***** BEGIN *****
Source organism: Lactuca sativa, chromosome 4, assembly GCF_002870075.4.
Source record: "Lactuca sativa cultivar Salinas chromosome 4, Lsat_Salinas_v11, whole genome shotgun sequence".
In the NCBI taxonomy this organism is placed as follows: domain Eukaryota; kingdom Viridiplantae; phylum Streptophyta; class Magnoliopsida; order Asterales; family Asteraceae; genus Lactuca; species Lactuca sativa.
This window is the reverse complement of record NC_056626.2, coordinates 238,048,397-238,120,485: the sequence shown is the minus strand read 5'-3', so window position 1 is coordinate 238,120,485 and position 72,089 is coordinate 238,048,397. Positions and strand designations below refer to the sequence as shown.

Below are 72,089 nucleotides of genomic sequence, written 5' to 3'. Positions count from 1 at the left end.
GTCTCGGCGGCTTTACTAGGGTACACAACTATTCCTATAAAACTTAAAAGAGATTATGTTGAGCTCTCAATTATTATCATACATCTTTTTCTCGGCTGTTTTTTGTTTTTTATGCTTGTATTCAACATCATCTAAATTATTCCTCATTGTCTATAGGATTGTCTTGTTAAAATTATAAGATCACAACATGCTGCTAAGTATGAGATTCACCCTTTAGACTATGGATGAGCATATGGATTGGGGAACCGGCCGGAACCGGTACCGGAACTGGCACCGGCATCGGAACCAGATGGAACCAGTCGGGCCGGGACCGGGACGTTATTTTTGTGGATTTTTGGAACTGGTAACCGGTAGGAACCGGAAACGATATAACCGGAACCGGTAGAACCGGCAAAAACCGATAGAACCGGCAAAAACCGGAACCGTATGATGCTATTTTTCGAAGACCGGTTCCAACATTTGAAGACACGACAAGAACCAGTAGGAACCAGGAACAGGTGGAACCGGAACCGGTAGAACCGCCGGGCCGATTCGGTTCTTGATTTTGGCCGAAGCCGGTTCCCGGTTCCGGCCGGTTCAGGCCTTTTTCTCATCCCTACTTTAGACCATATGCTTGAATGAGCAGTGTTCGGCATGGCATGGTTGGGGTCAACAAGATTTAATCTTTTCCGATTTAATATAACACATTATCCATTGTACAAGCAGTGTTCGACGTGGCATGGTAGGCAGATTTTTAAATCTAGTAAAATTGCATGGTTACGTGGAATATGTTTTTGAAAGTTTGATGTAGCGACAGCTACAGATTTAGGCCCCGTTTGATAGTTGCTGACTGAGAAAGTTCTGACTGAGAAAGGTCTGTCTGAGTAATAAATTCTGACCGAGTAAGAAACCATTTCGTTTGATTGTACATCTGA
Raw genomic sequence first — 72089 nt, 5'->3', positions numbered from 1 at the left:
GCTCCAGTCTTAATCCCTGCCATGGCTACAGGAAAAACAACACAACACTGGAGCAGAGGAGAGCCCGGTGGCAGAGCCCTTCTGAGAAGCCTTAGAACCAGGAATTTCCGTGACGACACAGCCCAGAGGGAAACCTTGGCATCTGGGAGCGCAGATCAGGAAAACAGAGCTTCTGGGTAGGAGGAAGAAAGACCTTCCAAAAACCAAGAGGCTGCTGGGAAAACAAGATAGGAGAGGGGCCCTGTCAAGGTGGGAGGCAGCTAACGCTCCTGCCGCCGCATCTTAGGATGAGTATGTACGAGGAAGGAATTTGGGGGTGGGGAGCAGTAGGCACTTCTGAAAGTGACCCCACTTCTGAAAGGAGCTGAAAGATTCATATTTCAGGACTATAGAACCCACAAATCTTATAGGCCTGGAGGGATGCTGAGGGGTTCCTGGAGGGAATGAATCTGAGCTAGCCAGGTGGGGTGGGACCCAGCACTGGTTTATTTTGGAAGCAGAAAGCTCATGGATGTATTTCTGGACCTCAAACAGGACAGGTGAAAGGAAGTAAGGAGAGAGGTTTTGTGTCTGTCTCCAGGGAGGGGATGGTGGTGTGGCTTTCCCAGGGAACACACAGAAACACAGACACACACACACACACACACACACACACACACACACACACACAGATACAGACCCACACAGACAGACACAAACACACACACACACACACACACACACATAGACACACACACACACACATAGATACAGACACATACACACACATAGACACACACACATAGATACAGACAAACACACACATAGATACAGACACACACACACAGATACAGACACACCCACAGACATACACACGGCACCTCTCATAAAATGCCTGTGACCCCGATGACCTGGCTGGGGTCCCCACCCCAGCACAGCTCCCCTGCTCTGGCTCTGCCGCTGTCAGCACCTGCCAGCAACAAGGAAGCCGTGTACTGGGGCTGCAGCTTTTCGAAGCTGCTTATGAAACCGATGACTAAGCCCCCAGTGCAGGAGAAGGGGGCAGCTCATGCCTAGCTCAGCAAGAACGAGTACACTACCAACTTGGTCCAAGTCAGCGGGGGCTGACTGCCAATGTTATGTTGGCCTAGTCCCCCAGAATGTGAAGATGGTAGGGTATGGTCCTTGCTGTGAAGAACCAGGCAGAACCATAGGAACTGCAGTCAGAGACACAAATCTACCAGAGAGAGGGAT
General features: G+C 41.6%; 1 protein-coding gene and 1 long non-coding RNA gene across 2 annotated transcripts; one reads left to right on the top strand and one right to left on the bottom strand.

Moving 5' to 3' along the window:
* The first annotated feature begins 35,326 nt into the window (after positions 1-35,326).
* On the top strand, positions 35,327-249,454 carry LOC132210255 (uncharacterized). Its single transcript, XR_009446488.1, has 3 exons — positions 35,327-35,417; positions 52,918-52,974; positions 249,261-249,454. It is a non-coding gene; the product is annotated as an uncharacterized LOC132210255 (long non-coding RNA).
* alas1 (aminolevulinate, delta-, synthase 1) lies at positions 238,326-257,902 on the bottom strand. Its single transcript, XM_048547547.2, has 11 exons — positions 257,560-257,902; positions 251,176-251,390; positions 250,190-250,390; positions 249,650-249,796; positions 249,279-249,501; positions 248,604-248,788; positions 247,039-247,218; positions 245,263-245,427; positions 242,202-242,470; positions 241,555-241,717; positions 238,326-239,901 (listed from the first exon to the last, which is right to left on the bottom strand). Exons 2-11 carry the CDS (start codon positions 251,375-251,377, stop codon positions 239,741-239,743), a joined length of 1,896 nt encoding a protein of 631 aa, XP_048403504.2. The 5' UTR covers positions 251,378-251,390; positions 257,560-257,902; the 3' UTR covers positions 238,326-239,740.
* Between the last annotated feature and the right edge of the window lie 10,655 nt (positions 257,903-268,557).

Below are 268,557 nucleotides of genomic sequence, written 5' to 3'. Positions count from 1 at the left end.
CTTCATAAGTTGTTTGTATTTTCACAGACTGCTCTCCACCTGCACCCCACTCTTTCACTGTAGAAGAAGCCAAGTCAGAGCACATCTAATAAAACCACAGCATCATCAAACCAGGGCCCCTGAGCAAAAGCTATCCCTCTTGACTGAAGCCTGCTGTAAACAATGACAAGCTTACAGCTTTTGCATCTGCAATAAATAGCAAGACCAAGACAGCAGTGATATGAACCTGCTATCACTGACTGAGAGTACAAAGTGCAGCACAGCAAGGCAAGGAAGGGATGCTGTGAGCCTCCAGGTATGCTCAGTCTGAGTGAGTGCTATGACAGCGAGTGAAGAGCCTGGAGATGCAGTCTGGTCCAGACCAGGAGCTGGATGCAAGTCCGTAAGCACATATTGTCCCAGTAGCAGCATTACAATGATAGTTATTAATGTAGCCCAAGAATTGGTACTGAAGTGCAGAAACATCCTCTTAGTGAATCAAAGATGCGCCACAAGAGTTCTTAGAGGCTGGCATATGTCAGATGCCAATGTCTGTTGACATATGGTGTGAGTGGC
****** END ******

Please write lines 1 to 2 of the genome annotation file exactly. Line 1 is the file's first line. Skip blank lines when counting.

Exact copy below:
Source organism: Lactuca sativa, chromosome 4, assembly GCF_002870075.4.
Source record: "Lactuca sativa cultivar Salinas chromosome 4, Lsat_Salinas_v11, whole genome shotgun sequence".